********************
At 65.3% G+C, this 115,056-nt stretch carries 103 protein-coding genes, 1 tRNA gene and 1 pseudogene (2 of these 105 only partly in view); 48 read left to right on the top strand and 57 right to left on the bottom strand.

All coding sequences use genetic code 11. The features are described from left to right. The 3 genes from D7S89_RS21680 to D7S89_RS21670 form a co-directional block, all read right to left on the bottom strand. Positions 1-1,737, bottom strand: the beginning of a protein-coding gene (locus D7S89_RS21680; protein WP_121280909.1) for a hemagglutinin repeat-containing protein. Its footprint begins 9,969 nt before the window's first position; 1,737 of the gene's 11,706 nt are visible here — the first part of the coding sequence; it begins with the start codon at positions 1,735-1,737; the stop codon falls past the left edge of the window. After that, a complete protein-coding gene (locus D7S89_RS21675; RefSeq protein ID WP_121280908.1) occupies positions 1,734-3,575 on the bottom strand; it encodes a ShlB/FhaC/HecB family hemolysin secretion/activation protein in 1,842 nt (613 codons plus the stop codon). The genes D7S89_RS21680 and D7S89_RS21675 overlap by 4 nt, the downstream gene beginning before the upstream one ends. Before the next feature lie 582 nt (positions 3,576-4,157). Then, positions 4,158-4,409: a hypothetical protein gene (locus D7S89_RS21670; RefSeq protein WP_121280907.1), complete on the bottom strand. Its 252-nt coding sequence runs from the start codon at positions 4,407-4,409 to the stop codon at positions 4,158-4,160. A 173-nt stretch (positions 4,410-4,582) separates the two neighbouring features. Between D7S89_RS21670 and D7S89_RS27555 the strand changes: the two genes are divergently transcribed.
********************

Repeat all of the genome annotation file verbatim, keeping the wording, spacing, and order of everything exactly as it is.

At 65.3% G+C, this 115,056-nt stretch carries 103 protein-coding genes, 1 tRNA gene and 1 pseudogene (2 of these 105 only partly in view); 48 read left to right on the top strand and 57 right to left on the bottom strand.

All coding sequences use genetic code 11. The features are described from left to right. The 3 genes from D7S89_RS21680 to D7S89_RS21670 form a co-directional block, all read right to left on the bottom strand. Positions 1-1,737, bottom strand: the beginning of a protein-coding gene (locus D7S89_RS21680; protein WP_121280909.1) for a hemagglutinin repeat-containing protein. Its footprint begins 9,969 nt before the window's first position; 1,737 of the gene's 11,706 nt are visible here — the first part of the coding sequence; it begins with the start codon at positions 1,735-1,737; the stop codon falls past the left edge of the window. After that, a complete protein-coding gene (locus D7S89_RS21675; RefSeq protein ID WP_121280908.1) occupies positions 1,734-3,575 on the bottom strand; it encodes a ShlB/FhaC/HecB family hemolysin secretion/activation protein in 1,842 nt (613 codons plus the stop codon). The genes D7S89_RS21680 and D7S89_RS21675 overlap by 4 nt, the downstream gene beginning before the upstream one ends. Before the next feature lie 582 nt (positions 3,576-4,157). Then, positions 4,158-4,409: a hypothetical protein gene (locus D7S89_RS21670; RefSeq protein WP_121280907.1), complete on the bottom strand. Its 252-nt coding sequence runs from the start codon at positions 4,407-4,409 to the stop codon at positions 4,158-4,160. A 173-nt stretch (positions 4,410-4,582) separates the two neighbouring features. Between D7S89_RS21670 and D7S89_RS27555 the strand changes: the two genes are divergently transcribed.